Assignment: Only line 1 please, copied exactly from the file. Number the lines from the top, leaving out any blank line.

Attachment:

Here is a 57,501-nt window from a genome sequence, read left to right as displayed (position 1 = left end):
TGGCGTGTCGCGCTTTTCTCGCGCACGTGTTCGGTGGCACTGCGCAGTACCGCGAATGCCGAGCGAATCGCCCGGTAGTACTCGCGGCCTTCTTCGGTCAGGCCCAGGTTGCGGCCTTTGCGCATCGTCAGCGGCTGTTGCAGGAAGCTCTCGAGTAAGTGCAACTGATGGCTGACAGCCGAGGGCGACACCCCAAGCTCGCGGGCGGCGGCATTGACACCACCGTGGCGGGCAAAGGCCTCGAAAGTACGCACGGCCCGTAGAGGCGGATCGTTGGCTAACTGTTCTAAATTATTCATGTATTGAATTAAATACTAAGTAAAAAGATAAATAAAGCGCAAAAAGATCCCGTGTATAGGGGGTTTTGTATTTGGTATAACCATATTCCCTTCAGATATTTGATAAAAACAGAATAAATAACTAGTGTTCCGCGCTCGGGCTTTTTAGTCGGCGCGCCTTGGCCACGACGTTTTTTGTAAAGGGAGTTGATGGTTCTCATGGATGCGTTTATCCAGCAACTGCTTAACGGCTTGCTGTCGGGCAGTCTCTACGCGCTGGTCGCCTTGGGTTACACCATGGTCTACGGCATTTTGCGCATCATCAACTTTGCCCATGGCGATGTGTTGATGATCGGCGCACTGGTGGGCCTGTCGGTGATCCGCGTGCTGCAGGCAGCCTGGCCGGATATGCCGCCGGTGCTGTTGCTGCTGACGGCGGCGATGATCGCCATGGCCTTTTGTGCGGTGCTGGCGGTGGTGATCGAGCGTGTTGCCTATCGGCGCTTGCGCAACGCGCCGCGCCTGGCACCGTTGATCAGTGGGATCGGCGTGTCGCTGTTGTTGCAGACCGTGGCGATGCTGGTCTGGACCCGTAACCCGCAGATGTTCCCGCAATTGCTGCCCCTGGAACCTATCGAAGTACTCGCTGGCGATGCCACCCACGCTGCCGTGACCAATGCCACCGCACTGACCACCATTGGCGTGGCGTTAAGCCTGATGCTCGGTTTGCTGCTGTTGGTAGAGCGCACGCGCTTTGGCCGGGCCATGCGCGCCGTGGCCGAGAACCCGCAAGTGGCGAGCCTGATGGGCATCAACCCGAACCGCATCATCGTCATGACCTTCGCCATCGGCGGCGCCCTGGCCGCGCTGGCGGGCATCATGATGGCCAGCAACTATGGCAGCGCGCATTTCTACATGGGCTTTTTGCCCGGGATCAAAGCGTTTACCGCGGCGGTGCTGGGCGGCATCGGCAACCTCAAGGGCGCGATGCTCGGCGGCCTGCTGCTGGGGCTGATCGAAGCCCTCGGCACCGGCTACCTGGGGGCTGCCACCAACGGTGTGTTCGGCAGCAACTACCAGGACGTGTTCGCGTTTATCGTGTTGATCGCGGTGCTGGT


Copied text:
Here is a 57,501-nt window from a genome sequence, read left to right as displayed (position 1 = left end):